## There is no positively expansive homeomorphism

Let $f$ be a homeomorphism on a compact metric space $(X,d)$. Then $f$ is said to be $\mathbb{Z}$-expansive, if there exists $\delta>0$ such that for any two points $x,y\in X$, if $d(f^nx,f^ny)<\delta$ for all $n\in\mathbb{Z}$, then $x=y$. The constant $\delta$ is called the expansive constant of $f$.

Similarly one can define $\mathbb{N}$-expansiveness if $f$ is not invertible. An interesting phenomenon observed by Schwartzman states that

Theorem. A homeomorphism $f$ cannot be $\mathbb{N}$-expansive (unless $X$ is finite).

This result was reported in Gottschalk–Hedlund’s book Topological Dynamics (1955), and a proof was given in King’s paper A map with topological minimal self-joinings in the sense of del Junco (1990). Below we copied the proof from King’s paper.

Proof. Suppose on the contrary that there is a homeo $f$ on $(X,d)$ that is $\mathbb{N}$-expansive. Let $\delta>0$ be the $\mathbb{N}$-expansive constant of $f$, and $d_n(x,y)=\max\{d(f^k x, f^k y): 1\le k\le n\}$.

It follows from the $\mathbb{N}$-expansiveness that $N:=\sup\{n\ge 1: d_n(x,y)\le\delta \text{ for some } d(x,y)\ge\delta\}$ is a finite number. Pick $\epsilon\in(0,\delta)$ such that $d_N(x,y)<\delta$ whenever $d(x,y)<\epsilon$.

Claim. If $d(x,y)<\epsilon$, then $d(f^{-n} x, f^{-n}y)<\delta$ for any $n\ge 1$.

Proof of Claim. If not, we can prolong the $N$-string since $f^{k}=f^{k+n}\circ f^{-n}$.

Recall that a pair $(x,y)$ is said to be $\epsilon$-proximal, if $d(f^{n_i}x, f^{n_i}y)<\epsilon$ for some $n_i\to\infty$. The upshot for the above claim is that any $\epsilon$-proximal pair is $\delta$-indistinguishable: $d(f^{n}x, f^{n}y)<\delta$ for all $n$.

Cover $X$ by open sets of radius $< \epsilon$, and pick a finite subcover, say $\{B_i:1\le i\le I\}$. Let $E=\{x_j:1\le j\le I+1\}$ be a subset consisting of $I+1$ distinct points. Then for each $n\ge 0$, there are two points in $f^n E$ share the room $B_{i(n)}$, say $f^nx_{a(n)}$, and $f^nx_{b(n)}$. Pick a subsequence $n_i$ such that $a(n_i)\equiv a$ and $b(n_i)\equiv b$. Clearly $x_a\neq x_b$, and $d(f^{n_i}x_a,f^{n_i}x_b)<\epsilon$. Hence the pair $(x_a,x_b)$ is $\epsilon$-proximal and $\delta$-indistinguishable. This contradicts the $\mathbb{N}$-expansiveness assumption on $f$. QED.

## Area under holomorphic maps

Let $f$ be a map from $(x,y)\in \mathbb{R}^2$ to $(a,b)\in \mathbb{R}^2$. The area form $dA=dx\wedge dy$ gives the Jacobian $dA=da\wedge db= J(x,y)dx\wedge dy$, where $J(x,y)=a_xb_y- a_yb_x$.

Now consider the complex setting, where $\displaystyle dA=\frac{i}{2} dz\wedge d\bar z$. Let $f$ be a map from $z\in \mathbb{C}$ to $w\in \mathbb{C}$. Then $\displaystyle dA=\frac{i}{2} dw\wedge d\bar w= \frac{i}{2}f'(z)\overline{f'(z)} dz\wedge d\bar z$. So this time the Jacobian $J(z)$ becomes $f'(z)\overline{f'(z)}$.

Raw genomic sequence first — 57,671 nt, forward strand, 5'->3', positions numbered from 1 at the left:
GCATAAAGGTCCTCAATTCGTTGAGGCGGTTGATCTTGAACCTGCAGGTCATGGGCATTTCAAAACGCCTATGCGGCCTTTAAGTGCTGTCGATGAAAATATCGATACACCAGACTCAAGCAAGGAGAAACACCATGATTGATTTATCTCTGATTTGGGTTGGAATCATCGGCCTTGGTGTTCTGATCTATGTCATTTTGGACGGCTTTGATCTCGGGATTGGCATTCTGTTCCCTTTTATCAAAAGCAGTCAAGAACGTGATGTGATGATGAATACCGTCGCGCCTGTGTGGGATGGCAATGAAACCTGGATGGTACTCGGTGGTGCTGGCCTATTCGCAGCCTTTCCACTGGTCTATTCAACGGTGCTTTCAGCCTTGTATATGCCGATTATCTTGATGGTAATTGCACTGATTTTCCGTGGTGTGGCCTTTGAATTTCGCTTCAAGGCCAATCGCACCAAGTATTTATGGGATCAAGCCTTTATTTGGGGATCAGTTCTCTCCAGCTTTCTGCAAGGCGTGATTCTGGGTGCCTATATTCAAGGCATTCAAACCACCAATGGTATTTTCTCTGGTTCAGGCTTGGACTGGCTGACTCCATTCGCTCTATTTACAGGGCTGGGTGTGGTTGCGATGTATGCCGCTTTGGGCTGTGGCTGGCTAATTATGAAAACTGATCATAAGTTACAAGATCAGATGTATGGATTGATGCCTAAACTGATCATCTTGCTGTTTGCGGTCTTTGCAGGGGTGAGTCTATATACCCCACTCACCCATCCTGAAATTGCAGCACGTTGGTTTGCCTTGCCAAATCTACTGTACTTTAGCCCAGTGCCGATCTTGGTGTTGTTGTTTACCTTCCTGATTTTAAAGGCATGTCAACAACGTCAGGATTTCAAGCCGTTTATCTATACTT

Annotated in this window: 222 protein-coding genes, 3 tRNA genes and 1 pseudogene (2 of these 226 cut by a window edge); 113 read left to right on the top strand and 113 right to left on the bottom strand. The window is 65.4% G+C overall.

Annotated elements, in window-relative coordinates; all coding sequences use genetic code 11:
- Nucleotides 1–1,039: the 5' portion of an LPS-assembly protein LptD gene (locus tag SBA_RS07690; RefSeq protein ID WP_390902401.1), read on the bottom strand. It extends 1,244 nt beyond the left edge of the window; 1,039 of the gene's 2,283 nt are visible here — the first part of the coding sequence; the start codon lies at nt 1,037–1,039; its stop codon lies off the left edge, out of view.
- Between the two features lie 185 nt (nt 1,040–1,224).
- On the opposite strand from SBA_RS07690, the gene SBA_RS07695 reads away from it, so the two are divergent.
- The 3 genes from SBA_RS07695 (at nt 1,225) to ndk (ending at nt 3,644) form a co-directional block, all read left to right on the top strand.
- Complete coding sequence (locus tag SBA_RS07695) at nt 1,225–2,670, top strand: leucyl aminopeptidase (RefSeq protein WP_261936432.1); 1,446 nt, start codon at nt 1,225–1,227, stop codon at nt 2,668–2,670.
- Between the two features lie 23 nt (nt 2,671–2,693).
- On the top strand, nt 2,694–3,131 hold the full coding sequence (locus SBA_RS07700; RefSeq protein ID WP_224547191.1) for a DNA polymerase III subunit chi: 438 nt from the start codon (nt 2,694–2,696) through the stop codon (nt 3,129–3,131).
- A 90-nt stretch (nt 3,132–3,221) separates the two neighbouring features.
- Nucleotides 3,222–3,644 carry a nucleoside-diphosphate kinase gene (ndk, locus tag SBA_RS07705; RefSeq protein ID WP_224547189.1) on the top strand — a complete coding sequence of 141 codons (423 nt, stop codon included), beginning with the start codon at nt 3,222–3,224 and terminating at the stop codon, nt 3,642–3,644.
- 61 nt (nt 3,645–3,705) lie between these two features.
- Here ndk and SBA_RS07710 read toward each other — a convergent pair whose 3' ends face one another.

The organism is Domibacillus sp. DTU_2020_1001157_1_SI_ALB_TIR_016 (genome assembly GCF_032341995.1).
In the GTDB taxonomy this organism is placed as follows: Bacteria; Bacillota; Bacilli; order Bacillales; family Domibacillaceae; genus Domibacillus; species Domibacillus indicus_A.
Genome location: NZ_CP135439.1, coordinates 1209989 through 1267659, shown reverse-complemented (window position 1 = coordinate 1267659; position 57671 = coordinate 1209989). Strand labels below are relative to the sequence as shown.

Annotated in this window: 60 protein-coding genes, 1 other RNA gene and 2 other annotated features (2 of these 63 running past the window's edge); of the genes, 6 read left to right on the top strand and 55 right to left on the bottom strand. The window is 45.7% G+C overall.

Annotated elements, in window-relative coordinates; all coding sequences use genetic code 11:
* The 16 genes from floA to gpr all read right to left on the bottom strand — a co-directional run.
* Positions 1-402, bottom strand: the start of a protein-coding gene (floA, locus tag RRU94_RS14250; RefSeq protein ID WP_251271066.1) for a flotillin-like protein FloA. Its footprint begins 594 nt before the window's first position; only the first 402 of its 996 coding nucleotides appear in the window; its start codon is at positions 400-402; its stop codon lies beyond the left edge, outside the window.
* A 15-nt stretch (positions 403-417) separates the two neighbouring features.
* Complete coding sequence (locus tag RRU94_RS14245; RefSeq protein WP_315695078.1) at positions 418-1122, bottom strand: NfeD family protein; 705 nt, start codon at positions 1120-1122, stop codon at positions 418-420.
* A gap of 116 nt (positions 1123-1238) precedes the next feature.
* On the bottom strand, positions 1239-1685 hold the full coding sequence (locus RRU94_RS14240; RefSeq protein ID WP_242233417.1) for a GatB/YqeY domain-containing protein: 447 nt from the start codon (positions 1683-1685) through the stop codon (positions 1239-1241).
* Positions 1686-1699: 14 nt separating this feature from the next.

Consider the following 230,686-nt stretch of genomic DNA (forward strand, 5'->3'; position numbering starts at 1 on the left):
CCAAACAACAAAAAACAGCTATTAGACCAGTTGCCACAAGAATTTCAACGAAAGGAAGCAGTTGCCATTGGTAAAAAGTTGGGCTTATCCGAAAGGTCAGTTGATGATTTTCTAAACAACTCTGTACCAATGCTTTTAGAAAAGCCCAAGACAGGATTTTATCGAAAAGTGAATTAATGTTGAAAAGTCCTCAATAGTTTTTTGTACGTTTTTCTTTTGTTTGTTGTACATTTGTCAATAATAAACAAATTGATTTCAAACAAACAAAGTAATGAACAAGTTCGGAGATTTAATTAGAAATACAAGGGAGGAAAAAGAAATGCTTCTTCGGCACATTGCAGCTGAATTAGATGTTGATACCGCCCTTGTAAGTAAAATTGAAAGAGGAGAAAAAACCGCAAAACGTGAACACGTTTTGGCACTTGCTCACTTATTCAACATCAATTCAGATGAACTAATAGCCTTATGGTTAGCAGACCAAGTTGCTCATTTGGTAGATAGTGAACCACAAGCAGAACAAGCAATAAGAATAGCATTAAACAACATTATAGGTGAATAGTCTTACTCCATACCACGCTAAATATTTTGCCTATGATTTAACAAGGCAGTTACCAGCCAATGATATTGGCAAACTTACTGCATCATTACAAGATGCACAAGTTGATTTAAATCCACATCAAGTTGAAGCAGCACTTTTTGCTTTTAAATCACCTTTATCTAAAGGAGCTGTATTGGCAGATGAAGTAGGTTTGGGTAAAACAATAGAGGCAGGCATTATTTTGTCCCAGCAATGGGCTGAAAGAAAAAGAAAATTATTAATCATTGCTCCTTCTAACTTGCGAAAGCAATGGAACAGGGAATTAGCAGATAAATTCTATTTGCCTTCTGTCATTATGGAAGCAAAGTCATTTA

Suppose $\displaystyle f(z)=\sum_{n\ge 0} a_n z^n$ is a holomorphic map on the unit disk $D$. Then
$\displaystyle J(z)=\sum_{n,m\ge 0}nm a_n \bar a_m z^{n-1} \bar z^{m-1}$, the area of $f(D)$ is $\displaystyle \int_D J_f(z) dA$.

Using polar coordinate, we have $dA= rdr\, d\theta$, $\displaystyle z^{n-1} \bar z^{m-1}=r^{n+m-2}e^{i\theta(n-m)}$,
and $\displaystyle \int_D r^{n+m-2}e^{i\theta(n-m)} rdr\, d\theta= 0$ if $n\neq m$, and $=\frac{\pi}{n}$ if $n=m$.

So $\displaystyle |f(D)|=\sum_{n\ge 0} n^2 |a_n|^2\cdot \frac{\pi}{n}=\pi \sum_{n\ge 0} n |a_n|^2$.

## An interesting lemma about the Birkhoff sum

A few days ago I attended a lecture given by Amie Wilkinson. She presented a proof of Furstenberg’s theorem on the Lyapunov exponents of random products of matrices in $SL(2,\mathbb{R})$.

Let $\lambda$ be a probability measure on $SL(2,\mathbb{R})$, $\mu=\lambda^{\mathbb{N}}$ be the product measure on $\Omega=SL(2,\mathbb{R})^{\mathbb{N}}$. Let $\sigma$ be the shift map on $\Omega$, and $A:\omega\in\Omega\mapsto \omega_0\in SL(2,\mathbb{R})$ be the projection. We consider the induced skew product $(f,A)$ on $\Omega\times \mathbb{R}^2$. The (largest) Lyapunov exponent of $(f,A)$ is defined to be the value $\chi$ such that $\displaystyle \lim_{n\to\infty}\frac{1}{n}\log\|A_n(\omega)\|=\chi$ for $\mu$-a.e. $\omega\in \Omega$.

To apply the ergodic theory, we first assume $\int\log\|A\| d\lambda < \infty$. Then $\chi(\lambda)$ is well defined. There are cases when $\chi(\lambda)=0$:

(1) the generated group $\langle\text{supp}\lambda\rangle$ is compact;

(2) there exists a finite set $\mathcal{L}=\{L_1,\dots, L_k\}$ of lines that is invariant for all $A\in \langle\text{supp}\lambda\rangle$.

Furstenberg proved that the above cover all cases with zero exponent:
$\chi(\lambda) > 0$ for all other $\lambda$.

## Symplectic and contact manifolds

Let $(M,\omega)$ be a symplectic manifold. It said to be exact if $\omega=d\lambda$ for some one-form $\lambda$ on $M$.

(1) If $\omega=d\lambda$ is exact, then there is a canonical isomorphism between the v.f. and 1-forms. In particular, there exists a v.f. $X$ such that $\lambda=i_X\omega$. Then we have $\lambda(X)=\omega(X,X)=0$, and $L_X\lambda=i_X d\lambda+d i_X\lambda=i_X\omega +0=\lambda$, and $L_X\omega=d i_X\omega=d\lambda=\omega$.

(2) Suppose there exists a vector field $X$ on $M$ such that its Lie-derivative $L_X\omega=\omega$ (notice the difference with $L_X\omega=0$). Then Cartan’s formula says that $\omega=i_X d\omega+ di_X\omega=d\lambda$, where $\lambda=i_X\omega$. So $\omega=d\lambda$ is exact, and $L_X\lambda=i_Xd\lambda+di_X\lambda=i_X\omega+0=\lambda$.

## Collections

10. Let $f_a:S^1\to S^1$, $a\in[0,1]$ be a strictly increasing family of homeomorphisms on the unit circle, $\rho(a)$ be the rotation number of $f_a$. Poincare observed that $\rho(a)=p/q$ if and only if $f_a$ admits some periodic points of period $q$. In this case $f_a^q$ admits fixed points.

Note that $a\mapsto \rho(a)$ is continuous, and non-decreasing. However, $\rho$ may not be strictly increasing. In fact, if $\rho(a_0)=p/q$ and $f^q\neq Id$, then $\rho$ is locked at $p/q$ for a closed interval $I_{p/q}\ni a_0$. More precisely, if $f^q(x) > x$ for some $x$, then $\rho(a)=p/q$ on $[a_0-\epsilon,a_0]$ for some $\epsilon > 0$; if $f^q(x) 0$; while $a_0\in \text{Int}(I_{p/q})$ if both happen.